Citizens! This afternoon, I was most privileged to enjoy what was the best moussaka of my life. It was at a Turkish restaurant in San Francisco – despite what you may have thought, Turks do indeed have moussaka as well as the Greeks!
The best-known version in Europe and the Americas is the Greek variant created in the 1920s by Nikolaos Tselementes. Many versions have a top layer made of milk-based sauce thickened with egg (custard) or flour (béchamel sauce). In Greece, the dish is layered and typically served hot. This is quite different from the versions that continue to be made in Turkey and the Middle East. In Turkey, mussaka consists of thinly sliced and fried eggplant served in a tomato-based meat sauce, warm or at room temperature. In the Arab countries, it is often eaten cold, but occasionally hot as well.
The English name for moussaka was borrowed from Greek mousakás (μουσακάς) and from other Balkan languages, all borrowed from Ottoman Turkish, which in turn borrwed it from Arabic musaqqa‘a (مسقعة), literally “that which is fed liquid”. The word is first attested in English in 1862, written mùzàkkà.
Most versions are based primarily on sautéed aubergine (eggplant) and tomato, usually with minced meat, mostly lamb. However, the Greek version includes layers of meat and eggplant topped with a Béchamel (“white”) sauce, and baked. It seems likely that the Greek moussaka has Arab origins and is related to the Levantine musakhkhan, with the word moussaka derived from this Arab word.
The modern Greek version was created by the French-trained Greek chef Nikolaos Tselementes in the 1920s. A classic recipe has three layers that are separately cooked before being combined for the final baking: a bottom layer of sliced eggplant sautéed in olive oil; a middle layer of ground lamb lightly cooked with chopped or puréed tomatoes, onion, garlic, and spices (cinnamon, allspice and black pepper); and a top layer of Béchamel sauce or savory custard.
The composed dish is then layered into a pan and baked until the top layer is browned. Moussaka is usually served warm, not piping hot; if cut hot out of the oven, moussaka squares tend to slide apart and consequently the dish needs some resting time to firm up before serving. Reheating, however, does not present the same problem.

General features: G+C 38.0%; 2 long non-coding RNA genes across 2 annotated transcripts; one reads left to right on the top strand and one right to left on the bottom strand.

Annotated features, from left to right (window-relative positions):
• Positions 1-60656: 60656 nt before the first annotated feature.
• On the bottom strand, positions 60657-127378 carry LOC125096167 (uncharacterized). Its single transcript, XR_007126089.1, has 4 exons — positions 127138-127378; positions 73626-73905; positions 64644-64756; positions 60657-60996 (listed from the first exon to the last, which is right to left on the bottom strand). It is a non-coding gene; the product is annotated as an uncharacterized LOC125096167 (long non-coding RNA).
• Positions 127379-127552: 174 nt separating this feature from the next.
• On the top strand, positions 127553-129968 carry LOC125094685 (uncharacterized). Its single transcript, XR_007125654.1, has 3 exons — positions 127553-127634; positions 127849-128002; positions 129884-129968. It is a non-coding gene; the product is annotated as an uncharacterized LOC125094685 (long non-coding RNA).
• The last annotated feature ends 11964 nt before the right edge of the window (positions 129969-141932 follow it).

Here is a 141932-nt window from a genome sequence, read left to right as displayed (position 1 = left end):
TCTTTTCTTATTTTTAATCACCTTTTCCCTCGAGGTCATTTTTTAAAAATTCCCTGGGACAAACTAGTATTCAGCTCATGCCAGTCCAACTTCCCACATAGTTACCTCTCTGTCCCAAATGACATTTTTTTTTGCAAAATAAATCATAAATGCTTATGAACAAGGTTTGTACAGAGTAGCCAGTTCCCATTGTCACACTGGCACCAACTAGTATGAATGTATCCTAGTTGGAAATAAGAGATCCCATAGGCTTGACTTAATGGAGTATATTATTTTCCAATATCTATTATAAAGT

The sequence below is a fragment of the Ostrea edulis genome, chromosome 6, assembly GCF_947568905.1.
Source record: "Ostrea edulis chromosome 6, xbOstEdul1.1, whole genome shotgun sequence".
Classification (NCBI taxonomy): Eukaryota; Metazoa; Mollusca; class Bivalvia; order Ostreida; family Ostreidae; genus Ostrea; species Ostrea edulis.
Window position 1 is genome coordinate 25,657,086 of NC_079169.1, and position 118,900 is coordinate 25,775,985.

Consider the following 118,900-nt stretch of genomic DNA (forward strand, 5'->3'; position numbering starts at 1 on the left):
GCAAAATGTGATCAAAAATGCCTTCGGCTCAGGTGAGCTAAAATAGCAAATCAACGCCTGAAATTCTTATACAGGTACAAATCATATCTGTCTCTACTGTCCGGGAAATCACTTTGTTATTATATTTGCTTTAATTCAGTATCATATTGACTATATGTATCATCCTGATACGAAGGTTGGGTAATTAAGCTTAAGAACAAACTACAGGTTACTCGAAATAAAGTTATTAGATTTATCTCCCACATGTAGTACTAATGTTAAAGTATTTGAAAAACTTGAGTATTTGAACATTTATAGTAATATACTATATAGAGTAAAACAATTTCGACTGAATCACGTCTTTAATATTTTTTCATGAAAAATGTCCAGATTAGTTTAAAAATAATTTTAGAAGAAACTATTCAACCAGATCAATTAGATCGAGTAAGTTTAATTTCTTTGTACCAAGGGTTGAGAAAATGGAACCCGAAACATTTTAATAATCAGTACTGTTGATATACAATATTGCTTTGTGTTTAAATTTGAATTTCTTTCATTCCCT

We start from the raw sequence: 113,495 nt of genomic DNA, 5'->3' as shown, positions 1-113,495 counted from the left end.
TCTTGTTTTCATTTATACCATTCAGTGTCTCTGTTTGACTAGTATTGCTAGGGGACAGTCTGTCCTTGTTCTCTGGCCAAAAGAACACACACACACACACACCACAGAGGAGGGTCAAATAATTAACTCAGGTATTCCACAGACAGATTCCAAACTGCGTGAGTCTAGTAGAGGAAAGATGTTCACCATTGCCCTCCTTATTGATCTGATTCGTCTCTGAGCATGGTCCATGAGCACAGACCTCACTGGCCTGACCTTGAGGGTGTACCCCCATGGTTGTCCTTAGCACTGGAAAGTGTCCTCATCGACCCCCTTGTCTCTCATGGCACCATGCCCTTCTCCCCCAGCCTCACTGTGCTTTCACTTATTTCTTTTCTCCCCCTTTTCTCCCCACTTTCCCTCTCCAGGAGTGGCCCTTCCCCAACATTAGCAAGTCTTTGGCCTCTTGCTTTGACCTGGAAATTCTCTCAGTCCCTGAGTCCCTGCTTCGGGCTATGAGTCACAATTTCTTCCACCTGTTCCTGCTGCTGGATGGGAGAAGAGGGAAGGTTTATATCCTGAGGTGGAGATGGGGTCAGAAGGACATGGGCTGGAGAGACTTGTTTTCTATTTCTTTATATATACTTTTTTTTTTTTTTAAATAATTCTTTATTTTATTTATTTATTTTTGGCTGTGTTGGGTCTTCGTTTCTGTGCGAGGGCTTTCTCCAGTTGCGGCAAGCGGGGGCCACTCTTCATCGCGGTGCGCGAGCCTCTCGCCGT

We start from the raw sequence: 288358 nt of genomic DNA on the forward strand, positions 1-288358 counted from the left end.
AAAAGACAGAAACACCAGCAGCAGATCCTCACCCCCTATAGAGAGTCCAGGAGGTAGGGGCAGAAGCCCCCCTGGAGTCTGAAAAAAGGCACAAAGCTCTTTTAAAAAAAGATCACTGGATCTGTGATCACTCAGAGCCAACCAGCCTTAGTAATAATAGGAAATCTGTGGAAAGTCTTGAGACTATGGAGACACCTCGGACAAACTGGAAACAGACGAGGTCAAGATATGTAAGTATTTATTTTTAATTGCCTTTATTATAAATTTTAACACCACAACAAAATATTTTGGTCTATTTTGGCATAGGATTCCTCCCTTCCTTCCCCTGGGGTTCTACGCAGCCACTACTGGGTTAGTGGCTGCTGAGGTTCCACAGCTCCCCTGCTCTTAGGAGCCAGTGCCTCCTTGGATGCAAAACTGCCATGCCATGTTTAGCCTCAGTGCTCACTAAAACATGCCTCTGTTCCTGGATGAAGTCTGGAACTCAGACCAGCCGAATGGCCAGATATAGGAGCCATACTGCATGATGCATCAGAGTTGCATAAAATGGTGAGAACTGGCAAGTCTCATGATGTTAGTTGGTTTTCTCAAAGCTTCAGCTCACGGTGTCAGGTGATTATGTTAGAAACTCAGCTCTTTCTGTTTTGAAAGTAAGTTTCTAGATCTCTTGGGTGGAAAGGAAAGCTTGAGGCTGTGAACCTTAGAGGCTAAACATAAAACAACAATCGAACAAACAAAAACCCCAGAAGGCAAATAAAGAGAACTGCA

The moussaka I enjoyed in San Francisco was not layered, as the Greek version is. Here, ground beef (not lamb) is mixed with tomato sauce and spices plus thinly-sliced eggplant. In this particular version, it did use a bechamel topping that had a cheesy goodness (Turkish moussaka does not normally use bechamel, but Greek always does) plus it uniquely used red peppers and most importantly mint in the meat filling. It also mixed zucchini with the eggplant, a touch I especially liked.
I of course immediately sought to replicate this – since it combines both Greek and Turkish elements I call my version “Cypriot” after the island of Cyprus where both nationalities reside. Also, I am specifying Cypriot Halloumi cheese and there is also a moussaka served on the island as well.
The English name for moussaka comes from modern Greek mousakás (μουσακάς), which derived from the Turkish musakka, which itself came from Arabic musaqqa‘ah (مسقعة), meaning “chilled”.
Citizens, (immodestly) I find my recipe to be totally delicious and I hope you will try this magnificent fusion of two mighty cuisines for yourself! A factoid for you as well – Cyprus has a special place in the heart of any secular Israeli, as they must be married outside of Israel for the marriage to be considered legal if htey aren’t orthodox Jews. Cyprus is the closest friendly country to Israel and thus most Israelis get married there!
Battle on – The GeneralissimoPrint
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